The Government has given the final go ahead for a new nuclear power station at Hinkley Point in Somerset, following a "new agreement" with EDF.
Ministers said the agreement "in principle" means that the Government will be able to prevent the sale of EDF's controlling stake before completion of construction.
Having thoroughly reviewed the proposal for Hinkley Point C, we will introduce a series of measures to enhance security and will ensure Hinkley cannot change hands without the Government's agreement.
Theresa May delayed making a final decision on the controversial £18 billion pound project earlier this year, saying she wanted more time to consider the cost to the taxpayer.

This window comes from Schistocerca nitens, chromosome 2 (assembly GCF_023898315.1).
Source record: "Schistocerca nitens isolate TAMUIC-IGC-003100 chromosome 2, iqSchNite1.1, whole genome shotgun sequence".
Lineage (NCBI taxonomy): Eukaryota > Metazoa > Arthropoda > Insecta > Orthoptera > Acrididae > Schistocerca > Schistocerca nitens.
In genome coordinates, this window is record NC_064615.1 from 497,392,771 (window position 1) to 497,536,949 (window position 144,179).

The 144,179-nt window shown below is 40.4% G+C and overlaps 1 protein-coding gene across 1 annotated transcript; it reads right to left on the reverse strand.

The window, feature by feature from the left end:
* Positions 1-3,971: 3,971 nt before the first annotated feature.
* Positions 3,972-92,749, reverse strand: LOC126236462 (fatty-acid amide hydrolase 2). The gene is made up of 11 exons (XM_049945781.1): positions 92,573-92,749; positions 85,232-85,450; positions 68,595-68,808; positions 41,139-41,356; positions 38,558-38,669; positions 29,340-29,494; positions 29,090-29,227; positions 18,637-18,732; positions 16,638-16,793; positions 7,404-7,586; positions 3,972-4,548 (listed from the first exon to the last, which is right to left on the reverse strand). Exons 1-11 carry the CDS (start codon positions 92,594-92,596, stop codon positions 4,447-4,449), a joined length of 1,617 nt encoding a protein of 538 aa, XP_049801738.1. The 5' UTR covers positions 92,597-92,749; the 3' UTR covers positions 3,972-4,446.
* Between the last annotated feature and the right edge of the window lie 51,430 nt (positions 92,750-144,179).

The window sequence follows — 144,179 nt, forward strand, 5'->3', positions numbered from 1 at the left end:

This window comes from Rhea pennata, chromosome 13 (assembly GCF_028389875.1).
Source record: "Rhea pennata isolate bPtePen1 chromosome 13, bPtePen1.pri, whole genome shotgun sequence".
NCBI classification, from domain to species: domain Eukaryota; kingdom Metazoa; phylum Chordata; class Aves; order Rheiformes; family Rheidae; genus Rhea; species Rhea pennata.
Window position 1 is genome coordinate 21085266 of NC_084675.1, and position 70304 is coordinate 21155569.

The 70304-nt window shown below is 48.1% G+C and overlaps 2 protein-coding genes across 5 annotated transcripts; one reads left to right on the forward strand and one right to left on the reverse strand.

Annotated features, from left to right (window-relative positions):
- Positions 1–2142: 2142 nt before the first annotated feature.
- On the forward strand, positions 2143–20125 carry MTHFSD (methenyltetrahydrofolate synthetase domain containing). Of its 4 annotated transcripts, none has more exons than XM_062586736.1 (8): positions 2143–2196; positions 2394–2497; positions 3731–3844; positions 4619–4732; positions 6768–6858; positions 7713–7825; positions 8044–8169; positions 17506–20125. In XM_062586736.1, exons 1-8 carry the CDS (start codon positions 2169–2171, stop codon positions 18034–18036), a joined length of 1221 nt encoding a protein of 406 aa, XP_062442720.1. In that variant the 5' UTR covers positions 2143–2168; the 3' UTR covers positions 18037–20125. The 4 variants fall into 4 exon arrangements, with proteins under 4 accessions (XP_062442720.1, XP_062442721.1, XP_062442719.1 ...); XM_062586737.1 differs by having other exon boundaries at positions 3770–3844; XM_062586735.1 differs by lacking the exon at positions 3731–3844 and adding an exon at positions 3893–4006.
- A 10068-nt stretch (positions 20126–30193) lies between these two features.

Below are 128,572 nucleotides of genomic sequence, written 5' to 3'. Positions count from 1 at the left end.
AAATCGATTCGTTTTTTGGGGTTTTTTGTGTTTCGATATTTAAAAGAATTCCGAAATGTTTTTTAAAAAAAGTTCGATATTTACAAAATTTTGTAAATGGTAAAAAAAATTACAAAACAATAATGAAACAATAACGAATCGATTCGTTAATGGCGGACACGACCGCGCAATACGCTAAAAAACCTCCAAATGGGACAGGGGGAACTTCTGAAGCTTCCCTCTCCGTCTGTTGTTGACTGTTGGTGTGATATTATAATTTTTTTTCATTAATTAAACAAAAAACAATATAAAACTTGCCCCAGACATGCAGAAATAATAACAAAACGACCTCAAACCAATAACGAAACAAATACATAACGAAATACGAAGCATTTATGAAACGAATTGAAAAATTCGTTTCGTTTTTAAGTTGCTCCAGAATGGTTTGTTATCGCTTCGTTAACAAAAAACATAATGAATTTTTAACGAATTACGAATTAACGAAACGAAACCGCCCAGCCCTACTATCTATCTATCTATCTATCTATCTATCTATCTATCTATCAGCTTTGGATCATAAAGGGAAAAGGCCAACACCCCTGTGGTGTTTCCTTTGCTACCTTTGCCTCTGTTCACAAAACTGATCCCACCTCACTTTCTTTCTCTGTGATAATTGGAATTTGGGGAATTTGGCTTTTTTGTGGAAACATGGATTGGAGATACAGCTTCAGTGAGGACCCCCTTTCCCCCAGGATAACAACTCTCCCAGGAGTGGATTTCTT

This followed EDF's own delays in making an investment decision which split the board, and led to one member resigning after claiming the whole project was too "risky".
The on-off saga has been going for years, and many of its critics say the numbers simply don't add up.
The go ahead will undoubtedly spark a fresh row about the high cost of energy from Hinkley, with EDF being paid £92.50 per megawatt hour of electricity generated.
However supporters simply point to the boost this would give the South West economy and the need for power:
Construction workers employed over a 9-year period
Workers employed from Somerset alone
of the UK's electricity needs would be served by the site
Number of homes that could be powered by energy from Hinkley Point C
Total time scheduled for the build
Meanwhile campaigners are handing a petition at Downing Street this morning calling for the Hinkley Point nuclear power station project to be scrapped.
Stop Hinkley and Greenpeace say their petition has been signed three hundred thousand times. It calls on Theresa May to invest in renewable power instead - a debate which is set to intensify over the coming days.